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Hurricane Costs May Squeeze Air Force Space Acquisition Program

The massive unexpected cost of the Hurricane Katrina relief efforts mounted by the U.S. government could put additional pressure on the Pentagon budget - especially the space acquisition programs that are already in the crosshairs of congressional budget cutters.

The new spending could make it more difficult for the Pentagon to move ahead with the development of new space systems that already face considerable scrutiny on Capitol Hill due to their high price tags, said George Muellner, senior vice president of Air Force systems under Boeing Integrated Defense Systems, which is based in St. Louis.

Congress has appropriated $60 billion for hurricane relief efforts so far, and congressional aides said that figure may be only the tip of the iceberg.

Even before Hurricane Katrina struck the Gulf Coast, many defense experts had projected that the Pentagon's budget could not continue to grow as rapidly as it did in the immediate aftermath of the Sept. 11, 2001 terrorist attacks.

During a Sept. 13 roundtable discussion with reporters at the Air Force Association's 2005 Air and Space Conference and Technology Exposition in Washington, Muellner said the added budget pressure could cause the Pentagon to pursue incremental improvements through modifications to existing systems rather than continue on the course to field so-called transformational systems.

The budget pressure prior to the hurricane already had prompted Boeing to present a variety of options to the Pentagon outlining ways DoD could evolve its existing space and aircraft systems,  and such discussions likely are to increase as the full impact of the relief effort begins to be felt in budgets, Muellner said.

Air Force Lt. Gen. Michael Hamel, who oversees most unclassified military space acquisition work as the director of the Air Force Space and Missile Systems Center in Los Angeles and program executive officer for space, said at a panel discussion during the same conference that the service's leadership has not yet directed him to look for lower-cost options for satellite efforts as a result of the hurricane.

The U.S. Air Force already is facing significant cuts to its 2006 budget request for the two most expensive unclassified space programs now in development - the Transformational Satellite Communications System, or T-Sat, and Space Radar. Key members of the congressional committees that oversee the defense budget have expressed frustration with the status of the service's space acquisition work.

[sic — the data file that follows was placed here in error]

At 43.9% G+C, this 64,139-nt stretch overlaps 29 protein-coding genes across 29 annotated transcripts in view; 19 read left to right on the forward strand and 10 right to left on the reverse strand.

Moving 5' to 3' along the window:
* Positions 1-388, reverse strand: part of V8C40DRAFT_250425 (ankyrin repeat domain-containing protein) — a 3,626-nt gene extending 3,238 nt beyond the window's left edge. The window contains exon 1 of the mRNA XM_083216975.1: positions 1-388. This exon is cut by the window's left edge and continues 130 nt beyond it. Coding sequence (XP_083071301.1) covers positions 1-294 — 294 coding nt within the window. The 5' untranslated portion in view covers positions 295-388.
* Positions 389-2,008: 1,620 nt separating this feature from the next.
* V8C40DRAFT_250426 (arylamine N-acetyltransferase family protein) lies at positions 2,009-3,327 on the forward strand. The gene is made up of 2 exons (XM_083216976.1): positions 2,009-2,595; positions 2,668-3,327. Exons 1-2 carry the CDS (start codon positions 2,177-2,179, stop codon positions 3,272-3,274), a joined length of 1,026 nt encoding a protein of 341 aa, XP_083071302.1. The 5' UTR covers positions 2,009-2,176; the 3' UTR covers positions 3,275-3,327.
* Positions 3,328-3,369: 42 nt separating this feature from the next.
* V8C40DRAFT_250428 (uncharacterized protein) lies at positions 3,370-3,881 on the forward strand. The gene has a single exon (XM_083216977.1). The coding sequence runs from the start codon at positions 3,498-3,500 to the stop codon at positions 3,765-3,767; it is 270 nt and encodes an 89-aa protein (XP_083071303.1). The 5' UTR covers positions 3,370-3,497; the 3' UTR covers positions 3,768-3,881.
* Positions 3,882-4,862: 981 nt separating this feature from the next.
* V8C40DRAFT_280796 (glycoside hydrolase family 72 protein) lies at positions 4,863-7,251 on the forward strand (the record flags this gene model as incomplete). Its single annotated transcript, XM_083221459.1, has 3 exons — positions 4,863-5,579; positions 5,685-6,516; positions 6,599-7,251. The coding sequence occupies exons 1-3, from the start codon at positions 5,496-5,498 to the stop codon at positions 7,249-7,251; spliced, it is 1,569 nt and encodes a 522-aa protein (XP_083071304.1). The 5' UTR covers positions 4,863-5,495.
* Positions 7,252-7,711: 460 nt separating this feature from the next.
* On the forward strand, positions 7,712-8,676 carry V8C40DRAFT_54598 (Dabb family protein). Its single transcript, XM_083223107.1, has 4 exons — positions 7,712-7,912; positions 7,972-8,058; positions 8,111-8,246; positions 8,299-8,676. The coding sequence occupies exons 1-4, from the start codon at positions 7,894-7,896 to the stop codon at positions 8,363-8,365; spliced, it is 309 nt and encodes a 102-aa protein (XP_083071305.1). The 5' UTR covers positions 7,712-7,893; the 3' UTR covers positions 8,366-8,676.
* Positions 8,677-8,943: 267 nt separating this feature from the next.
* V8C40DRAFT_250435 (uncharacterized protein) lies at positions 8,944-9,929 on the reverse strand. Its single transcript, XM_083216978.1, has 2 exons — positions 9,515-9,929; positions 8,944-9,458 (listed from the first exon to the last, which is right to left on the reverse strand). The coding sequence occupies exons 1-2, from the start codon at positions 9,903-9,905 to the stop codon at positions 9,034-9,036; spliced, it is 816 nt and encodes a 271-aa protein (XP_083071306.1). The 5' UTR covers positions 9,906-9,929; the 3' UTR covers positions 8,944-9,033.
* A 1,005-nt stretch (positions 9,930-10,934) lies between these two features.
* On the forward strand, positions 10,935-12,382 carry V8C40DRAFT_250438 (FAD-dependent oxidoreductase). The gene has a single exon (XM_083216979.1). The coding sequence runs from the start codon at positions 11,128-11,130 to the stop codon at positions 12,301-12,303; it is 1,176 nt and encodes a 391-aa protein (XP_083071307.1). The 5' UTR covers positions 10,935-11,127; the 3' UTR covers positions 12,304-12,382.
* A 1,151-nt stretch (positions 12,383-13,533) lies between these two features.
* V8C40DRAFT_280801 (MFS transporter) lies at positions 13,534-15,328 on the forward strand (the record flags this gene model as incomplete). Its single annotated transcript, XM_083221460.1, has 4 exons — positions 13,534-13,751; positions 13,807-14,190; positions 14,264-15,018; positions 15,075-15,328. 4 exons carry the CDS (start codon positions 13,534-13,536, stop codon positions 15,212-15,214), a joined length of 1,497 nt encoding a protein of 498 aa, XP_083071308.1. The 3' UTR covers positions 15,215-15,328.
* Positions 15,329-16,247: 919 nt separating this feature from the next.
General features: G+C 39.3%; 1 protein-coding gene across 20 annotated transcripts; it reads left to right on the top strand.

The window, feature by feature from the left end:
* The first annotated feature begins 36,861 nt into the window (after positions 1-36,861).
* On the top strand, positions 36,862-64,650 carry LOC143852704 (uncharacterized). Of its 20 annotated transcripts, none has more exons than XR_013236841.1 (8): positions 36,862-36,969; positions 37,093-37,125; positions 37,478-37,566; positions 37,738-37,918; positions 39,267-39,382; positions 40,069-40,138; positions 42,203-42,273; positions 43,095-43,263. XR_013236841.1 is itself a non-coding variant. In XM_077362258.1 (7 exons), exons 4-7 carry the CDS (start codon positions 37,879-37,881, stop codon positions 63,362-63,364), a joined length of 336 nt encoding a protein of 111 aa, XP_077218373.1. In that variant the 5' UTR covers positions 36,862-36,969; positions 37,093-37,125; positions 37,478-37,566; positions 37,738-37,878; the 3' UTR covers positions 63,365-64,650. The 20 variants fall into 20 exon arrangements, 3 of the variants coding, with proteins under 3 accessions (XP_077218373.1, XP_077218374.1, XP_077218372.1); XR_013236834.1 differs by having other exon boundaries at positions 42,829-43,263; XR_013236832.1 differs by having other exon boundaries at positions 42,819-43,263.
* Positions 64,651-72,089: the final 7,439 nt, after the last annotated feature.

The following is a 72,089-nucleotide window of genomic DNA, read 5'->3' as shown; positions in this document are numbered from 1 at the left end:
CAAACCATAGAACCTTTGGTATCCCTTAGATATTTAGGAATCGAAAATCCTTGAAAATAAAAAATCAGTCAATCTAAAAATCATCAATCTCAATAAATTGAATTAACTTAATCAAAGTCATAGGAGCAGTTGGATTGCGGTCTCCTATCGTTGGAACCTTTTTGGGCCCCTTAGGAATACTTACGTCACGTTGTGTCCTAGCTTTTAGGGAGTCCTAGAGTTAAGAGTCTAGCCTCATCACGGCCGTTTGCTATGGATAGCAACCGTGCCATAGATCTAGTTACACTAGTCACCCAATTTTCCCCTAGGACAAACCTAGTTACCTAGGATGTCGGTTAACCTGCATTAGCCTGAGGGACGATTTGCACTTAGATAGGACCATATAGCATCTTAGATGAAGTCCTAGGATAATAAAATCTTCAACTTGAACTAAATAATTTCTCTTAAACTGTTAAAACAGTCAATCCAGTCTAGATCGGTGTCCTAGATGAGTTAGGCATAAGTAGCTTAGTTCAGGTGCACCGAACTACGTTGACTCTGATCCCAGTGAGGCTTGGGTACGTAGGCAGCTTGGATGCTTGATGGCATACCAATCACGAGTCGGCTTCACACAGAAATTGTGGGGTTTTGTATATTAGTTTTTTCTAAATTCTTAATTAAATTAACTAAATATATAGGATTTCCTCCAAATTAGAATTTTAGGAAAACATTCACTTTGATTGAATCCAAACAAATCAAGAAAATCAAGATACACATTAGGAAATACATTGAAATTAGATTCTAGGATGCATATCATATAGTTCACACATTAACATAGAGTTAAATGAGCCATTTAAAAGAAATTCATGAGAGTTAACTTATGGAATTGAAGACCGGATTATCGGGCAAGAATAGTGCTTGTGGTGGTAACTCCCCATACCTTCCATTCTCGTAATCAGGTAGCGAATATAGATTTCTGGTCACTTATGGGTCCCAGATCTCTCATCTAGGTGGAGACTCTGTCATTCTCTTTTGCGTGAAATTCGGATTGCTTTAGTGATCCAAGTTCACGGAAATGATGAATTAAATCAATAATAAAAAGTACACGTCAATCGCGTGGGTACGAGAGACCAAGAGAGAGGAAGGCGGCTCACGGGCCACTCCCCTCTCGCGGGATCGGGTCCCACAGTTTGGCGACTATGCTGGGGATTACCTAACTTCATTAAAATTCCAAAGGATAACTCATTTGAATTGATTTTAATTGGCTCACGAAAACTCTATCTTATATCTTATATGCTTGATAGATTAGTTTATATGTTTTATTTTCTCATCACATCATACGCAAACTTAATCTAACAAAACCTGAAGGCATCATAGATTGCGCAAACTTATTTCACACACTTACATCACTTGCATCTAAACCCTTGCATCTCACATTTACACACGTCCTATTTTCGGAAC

The House of Representatives already has passed its version of the 2006 Defense Appropriations Act, which includes a $126 million reduction to the $226 million request for the radar satellites, which are intended to provide surveillance of moving targets on the ground regardless of weather or time of day. The House also approved a $400 million reduction to the Bush Administration's request for the laser-linked T-Sats.

The Senate Appropriations Committee has yet to mark up its version of the 2006 defense budget, but the Senate Armed Services Committee's version of the bill trimmed the request for Space Radar by $75 million, and the request for T-Sat by $200 million.

Spending on those two programs is the largest factor in the rapid increases in the space acquisition budget, which is expected to reach $10 billion in 2010, according to a Sept. 12 report from the Congressional Budget Office. That $10 billion figure - more than twice the 2005 budget estimate - only addresses the biggest ticket items in the space acquisition portfolio, and does not include spending on related ground systems or operations and support cost.

The Congressional Budget Office study, "The Long-Term Implications of Current Plans for Investment in Major Unclassified Military Space Programs," found that if cost growth on space programs continues at its projected rate, spending in 2010 could pass $14 billion.

Congressional aides said that the poor management of space programs that has led to spiraling cost growth and schedule delays is likely a more potent threat to the space portfolio than the hurricane.

While the defense budget may see tightening or restructuring due to the cost of the hurricane relief, space programs could be spared from major funding reductions - provided that the Pentagon shows that it has those efforts on a stable course, the aides said.

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